Supplementation of a diet low in carotenoids with tomato or carrot juice does not affect lipid peroxidation in plasma and feces of healthy men.
Sommaire de l'article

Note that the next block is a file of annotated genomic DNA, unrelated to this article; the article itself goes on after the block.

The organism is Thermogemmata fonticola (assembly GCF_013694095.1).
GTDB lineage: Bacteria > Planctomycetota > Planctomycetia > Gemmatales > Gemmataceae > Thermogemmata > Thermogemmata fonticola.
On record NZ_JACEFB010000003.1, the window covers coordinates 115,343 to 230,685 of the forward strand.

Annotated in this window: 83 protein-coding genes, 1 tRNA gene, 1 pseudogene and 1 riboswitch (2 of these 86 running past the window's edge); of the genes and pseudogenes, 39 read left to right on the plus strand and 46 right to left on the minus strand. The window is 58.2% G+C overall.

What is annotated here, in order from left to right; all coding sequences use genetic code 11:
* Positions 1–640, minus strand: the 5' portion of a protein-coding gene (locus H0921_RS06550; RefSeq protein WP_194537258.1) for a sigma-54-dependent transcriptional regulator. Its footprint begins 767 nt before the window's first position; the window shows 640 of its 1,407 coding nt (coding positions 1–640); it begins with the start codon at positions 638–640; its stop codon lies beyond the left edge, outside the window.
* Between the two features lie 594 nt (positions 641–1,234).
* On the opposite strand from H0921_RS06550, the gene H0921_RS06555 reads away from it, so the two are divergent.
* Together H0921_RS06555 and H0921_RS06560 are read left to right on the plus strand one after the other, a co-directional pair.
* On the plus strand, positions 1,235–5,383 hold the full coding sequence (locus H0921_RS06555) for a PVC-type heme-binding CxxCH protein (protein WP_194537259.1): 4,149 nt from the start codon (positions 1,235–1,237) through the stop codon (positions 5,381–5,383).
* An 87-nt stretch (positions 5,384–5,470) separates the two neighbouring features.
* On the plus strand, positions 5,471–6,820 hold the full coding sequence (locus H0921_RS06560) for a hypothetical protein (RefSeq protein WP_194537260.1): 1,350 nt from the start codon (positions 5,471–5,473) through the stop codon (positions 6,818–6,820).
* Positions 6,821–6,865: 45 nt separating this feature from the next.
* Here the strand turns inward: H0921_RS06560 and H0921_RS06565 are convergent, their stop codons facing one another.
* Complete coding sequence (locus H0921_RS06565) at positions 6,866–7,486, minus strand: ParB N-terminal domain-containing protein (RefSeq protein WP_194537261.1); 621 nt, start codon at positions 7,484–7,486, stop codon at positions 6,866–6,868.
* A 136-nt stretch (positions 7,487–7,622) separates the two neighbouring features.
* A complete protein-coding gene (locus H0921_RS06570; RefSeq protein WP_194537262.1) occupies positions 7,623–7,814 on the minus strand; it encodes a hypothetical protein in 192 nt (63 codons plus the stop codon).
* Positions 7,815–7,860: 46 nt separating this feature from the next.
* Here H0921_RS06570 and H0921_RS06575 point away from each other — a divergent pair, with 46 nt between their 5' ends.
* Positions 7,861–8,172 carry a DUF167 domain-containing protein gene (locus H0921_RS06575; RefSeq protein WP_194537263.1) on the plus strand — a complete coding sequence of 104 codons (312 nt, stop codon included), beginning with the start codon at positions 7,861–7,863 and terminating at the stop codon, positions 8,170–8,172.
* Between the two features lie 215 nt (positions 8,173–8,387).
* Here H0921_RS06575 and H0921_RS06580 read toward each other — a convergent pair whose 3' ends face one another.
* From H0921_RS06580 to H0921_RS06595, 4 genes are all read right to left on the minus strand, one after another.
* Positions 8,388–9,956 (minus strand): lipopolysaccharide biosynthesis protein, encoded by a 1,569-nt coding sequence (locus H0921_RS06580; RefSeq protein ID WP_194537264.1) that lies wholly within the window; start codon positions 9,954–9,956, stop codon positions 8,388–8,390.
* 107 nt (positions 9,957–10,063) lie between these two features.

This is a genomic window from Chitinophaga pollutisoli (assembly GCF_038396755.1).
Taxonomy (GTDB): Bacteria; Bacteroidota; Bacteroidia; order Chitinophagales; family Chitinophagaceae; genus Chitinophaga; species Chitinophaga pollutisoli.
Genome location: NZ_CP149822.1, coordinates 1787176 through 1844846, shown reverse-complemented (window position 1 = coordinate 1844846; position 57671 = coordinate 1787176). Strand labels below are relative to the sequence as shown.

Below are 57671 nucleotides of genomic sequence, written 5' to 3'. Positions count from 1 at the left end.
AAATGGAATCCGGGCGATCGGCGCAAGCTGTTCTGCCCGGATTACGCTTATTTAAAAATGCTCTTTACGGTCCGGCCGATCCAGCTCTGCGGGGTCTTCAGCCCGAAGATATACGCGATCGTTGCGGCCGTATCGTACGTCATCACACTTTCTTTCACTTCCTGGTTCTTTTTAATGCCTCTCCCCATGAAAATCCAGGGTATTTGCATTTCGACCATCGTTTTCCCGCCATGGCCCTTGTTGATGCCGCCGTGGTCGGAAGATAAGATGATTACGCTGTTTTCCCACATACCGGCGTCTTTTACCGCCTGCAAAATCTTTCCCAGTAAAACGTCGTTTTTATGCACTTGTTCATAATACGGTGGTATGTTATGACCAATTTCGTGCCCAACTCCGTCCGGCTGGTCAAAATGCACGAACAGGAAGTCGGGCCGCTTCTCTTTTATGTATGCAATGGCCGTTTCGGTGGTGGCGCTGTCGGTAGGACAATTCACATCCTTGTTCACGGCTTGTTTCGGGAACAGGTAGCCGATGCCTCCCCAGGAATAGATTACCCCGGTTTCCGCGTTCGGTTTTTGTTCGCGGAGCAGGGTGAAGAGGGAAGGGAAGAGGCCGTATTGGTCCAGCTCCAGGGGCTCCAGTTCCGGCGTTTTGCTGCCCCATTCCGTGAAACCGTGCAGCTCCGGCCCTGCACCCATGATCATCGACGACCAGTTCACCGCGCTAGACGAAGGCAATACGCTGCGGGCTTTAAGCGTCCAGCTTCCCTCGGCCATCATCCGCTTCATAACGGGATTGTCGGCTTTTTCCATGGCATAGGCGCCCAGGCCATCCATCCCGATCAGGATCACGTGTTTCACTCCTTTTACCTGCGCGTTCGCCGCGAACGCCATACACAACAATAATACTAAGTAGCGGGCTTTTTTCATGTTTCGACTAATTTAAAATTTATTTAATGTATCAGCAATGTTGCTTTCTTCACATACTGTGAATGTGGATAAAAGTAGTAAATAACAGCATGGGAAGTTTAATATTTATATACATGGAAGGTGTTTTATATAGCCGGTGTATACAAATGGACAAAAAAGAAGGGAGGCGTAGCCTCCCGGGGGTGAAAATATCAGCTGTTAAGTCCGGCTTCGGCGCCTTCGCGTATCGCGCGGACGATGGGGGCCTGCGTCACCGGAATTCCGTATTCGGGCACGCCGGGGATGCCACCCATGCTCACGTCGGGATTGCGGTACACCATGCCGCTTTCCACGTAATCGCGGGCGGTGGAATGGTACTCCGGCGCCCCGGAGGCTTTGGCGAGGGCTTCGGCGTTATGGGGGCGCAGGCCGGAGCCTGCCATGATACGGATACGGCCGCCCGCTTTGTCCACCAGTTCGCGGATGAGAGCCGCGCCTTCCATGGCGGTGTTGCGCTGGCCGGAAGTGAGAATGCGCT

Antioxidant properties of carotenoids are thought to be at least partly responsible for the protective effects of fruits and vegetables rich in carotenoids against colon cancer. There are large amounts of in vitro data supporting this hypothesis. But there is little known about the antioxidant effects of carotenoid-rich food in vivo particularly in the gastrointestinal tract. In a randomized, crossover trial, healthy men (n = 22) who were consuming a low-carotenoid diet drank 330 mL/d tomato juice or carrot juice for 2 wk. Antioxidant capacity was assessed by the "lag time" of ex vivo LDL oxidation induced by copper and lipid peroxidation as determined by measurements of malondialdehyde (MDA) in plasma and feces using HPLC with fluorescence detection. Although consumption of both carotenoid-rich juices for 2 wk increased the carotenoid level in plasma and feces (P < 0.001), the antioxidant capacity of LDL tended to be increased by only approximately 4.5% (P = 0.08), and lipid peroxidation in the men's plasma and feces was not affected. Thus, processes other than lipid peroxidation could be responsible for the preventive effects of tomatoes and carrots against colon cancer. Publication Types: Clinical Trial Randomized Controlled Trial